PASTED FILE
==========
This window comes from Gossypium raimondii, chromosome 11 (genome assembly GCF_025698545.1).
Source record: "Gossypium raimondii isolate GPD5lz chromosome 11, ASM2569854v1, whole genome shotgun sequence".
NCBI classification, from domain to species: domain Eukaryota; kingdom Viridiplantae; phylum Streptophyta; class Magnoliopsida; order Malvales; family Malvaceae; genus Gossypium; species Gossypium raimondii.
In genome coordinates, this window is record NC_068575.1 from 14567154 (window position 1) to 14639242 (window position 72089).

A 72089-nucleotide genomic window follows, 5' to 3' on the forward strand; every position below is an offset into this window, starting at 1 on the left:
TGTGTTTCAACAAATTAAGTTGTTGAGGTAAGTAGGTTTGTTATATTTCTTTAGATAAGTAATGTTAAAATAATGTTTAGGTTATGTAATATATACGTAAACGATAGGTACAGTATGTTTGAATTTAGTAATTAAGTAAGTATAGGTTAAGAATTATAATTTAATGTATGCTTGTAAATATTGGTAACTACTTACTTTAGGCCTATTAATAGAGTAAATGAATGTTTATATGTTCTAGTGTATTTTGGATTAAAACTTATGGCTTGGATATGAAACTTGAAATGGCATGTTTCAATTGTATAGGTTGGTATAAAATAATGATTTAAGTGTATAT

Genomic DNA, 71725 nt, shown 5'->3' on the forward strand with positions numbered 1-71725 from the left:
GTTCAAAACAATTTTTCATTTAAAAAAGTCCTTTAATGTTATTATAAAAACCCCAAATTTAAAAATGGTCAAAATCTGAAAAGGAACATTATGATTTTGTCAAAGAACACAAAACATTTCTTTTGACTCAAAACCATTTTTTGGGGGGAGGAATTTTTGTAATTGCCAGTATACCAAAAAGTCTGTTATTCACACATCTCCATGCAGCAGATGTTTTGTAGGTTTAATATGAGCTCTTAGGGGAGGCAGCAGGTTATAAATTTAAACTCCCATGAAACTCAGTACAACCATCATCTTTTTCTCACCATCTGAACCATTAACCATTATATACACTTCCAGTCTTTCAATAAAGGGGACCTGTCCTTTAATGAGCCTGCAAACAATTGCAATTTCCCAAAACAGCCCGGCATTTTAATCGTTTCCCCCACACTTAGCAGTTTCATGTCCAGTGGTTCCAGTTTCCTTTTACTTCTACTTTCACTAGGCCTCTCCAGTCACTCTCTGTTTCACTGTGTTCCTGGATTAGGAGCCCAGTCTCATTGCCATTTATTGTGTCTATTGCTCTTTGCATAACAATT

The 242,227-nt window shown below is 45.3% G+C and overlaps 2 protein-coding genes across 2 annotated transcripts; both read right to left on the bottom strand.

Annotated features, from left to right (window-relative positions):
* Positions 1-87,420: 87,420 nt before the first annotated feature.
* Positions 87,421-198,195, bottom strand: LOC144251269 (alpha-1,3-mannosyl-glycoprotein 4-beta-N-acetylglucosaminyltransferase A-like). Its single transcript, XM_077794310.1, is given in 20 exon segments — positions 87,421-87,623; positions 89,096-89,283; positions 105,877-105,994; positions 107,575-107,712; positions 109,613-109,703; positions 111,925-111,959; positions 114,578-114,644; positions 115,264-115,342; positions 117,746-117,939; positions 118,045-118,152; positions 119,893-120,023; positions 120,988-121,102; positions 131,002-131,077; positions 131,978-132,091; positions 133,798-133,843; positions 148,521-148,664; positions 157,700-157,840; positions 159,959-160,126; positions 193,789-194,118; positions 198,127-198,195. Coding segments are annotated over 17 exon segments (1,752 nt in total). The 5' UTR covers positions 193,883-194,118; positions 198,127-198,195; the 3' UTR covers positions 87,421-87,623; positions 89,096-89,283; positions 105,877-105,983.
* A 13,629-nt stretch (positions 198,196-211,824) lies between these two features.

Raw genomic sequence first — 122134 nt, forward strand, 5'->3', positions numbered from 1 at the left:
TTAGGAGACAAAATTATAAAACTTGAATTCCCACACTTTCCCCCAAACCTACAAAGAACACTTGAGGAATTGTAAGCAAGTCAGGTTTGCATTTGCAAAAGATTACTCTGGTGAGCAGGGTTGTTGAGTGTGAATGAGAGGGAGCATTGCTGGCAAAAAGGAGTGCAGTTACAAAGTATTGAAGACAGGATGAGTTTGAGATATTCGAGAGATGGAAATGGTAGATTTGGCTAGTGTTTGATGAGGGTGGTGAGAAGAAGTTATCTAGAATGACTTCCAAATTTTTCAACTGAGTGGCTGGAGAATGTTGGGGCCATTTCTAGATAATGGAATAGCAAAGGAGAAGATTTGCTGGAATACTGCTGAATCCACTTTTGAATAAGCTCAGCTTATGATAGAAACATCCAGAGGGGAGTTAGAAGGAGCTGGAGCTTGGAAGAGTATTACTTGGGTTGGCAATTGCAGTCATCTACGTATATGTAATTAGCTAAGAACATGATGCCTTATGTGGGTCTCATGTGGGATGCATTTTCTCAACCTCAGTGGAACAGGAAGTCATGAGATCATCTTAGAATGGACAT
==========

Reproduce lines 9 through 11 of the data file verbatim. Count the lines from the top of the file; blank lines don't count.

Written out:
The 242,227-nt window shown below is 45.3% G+C and overlaps 2 protein-coding genes across 2 annotated transcripts; both read right to left on the bottom strand.

Annotated features, from left to right (window-relative positions):
* Positions 1-87,420: 87,420 nt before the first annotated feature.